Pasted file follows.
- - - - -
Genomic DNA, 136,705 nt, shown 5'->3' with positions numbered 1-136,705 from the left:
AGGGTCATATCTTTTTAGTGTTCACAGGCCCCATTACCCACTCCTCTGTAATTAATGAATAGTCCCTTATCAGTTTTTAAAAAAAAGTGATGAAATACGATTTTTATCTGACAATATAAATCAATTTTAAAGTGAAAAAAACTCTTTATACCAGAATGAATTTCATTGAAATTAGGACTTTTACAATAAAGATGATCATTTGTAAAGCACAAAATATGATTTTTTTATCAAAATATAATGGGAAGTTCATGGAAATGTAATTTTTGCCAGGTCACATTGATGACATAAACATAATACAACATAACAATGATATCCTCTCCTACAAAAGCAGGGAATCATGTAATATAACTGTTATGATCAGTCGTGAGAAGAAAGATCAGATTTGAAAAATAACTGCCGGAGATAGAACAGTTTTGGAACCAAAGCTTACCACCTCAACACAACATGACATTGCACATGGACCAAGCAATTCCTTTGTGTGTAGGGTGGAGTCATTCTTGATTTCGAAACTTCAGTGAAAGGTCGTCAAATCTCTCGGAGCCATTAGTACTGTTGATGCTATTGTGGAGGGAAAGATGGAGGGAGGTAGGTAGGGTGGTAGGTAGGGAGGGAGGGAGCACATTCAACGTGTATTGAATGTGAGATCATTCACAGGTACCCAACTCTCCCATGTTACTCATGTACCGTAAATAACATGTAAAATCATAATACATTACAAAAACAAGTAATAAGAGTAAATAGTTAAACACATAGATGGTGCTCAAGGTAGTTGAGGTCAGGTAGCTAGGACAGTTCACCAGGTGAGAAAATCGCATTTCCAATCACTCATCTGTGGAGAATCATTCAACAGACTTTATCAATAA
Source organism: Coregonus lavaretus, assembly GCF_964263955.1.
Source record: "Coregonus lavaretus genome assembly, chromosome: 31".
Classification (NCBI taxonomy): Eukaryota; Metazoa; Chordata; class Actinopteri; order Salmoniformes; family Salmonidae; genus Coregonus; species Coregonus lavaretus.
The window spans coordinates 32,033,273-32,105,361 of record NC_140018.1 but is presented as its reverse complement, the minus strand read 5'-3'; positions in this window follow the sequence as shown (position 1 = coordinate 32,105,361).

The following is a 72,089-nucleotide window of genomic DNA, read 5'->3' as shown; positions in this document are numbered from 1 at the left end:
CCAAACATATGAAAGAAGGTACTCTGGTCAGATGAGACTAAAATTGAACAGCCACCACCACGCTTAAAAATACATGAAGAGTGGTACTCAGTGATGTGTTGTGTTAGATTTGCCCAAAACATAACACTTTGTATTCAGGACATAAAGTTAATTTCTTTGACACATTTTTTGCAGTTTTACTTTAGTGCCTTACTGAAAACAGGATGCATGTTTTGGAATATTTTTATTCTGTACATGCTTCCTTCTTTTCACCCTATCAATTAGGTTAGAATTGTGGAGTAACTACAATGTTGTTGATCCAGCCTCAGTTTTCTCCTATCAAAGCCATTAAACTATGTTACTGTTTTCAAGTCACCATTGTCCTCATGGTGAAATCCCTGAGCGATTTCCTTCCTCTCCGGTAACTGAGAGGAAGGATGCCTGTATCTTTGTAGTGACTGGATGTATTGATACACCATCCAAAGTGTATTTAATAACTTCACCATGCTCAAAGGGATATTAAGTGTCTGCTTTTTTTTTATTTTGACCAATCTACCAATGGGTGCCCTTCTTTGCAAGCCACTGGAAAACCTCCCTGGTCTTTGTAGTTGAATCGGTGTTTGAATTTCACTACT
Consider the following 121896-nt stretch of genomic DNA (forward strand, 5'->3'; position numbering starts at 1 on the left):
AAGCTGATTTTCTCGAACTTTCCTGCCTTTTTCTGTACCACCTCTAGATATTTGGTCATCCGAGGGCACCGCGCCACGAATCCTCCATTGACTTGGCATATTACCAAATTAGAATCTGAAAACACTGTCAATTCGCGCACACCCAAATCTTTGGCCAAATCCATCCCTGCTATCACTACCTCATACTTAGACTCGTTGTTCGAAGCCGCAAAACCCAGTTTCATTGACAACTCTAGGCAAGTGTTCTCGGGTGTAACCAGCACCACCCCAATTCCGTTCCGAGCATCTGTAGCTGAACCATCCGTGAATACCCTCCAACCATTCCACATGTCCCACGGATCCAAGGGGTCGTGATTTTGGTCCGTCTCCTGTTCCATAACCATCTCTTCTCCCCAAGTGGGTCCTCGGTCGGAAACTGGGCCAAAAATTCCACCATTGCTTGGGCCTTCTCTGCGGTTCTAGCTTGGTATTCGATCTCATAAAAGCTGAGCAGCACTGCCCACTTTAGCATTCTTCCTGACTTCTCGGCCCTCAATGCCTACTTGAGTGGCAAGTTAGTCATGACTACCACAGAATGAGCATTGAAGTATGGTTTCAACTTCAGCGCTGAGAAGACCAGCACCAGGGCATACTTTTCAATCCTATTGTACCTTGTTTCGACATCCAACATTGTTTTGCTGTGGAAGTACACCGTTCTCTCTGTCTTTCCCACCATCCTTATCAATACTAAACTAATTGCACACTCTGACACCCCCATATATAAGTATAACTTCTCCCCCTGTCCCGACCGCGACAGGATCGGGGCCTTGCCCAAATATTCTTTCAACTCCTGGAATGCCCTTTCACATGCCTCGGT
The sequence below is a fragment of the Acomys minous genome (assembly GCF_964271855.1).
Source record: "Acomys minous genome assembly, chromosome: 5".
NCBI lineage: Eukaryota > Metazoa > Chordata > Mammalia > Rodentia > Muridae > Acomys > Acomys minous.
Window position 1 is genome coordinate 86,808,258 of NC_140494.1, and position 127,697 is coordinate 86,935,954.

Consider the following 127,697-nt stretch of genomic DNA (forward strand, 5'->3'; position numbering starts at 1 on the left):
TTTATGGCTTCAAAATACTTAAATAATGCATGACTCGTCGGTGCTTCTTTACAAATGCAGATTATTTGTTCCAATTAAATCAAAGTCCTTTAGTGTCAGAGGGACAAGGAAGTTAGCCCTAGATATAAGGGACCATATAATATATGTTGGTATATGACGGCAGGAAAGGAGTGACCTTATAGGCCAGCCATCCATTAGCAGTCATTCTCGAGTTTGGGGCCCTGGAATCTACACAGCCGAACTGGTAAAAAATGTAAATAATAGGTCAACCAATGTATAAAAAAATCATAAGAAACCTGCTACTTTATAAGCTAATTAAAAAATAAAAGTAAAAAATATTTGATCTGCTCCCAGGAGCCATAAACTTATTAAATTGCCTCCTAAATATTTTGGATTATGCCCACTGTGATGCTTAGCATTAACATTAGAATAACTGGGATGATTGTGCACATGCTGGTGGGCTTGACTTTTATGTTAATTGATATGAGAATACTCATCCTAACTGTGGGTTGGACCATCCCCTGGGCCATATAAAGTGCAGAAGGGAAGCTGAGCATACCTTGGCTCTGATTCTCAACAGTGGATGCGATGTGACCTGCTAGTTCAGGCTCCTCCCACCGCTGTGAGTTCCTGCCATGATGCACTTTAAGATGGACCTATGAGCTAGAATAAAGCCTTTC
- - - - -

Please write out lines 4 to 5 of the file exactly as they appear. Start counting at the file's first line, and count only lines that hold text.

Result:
Source record: "Coregonus lavaretus genome assembly, chromosome: 31".
Classification (NCBI taxonomy): Eukaryota; Metazoa; Chordata; class Actinopteri; order Salmoniformes; family Salmonidae; genus Coregonus; species Coregonus lavaretus.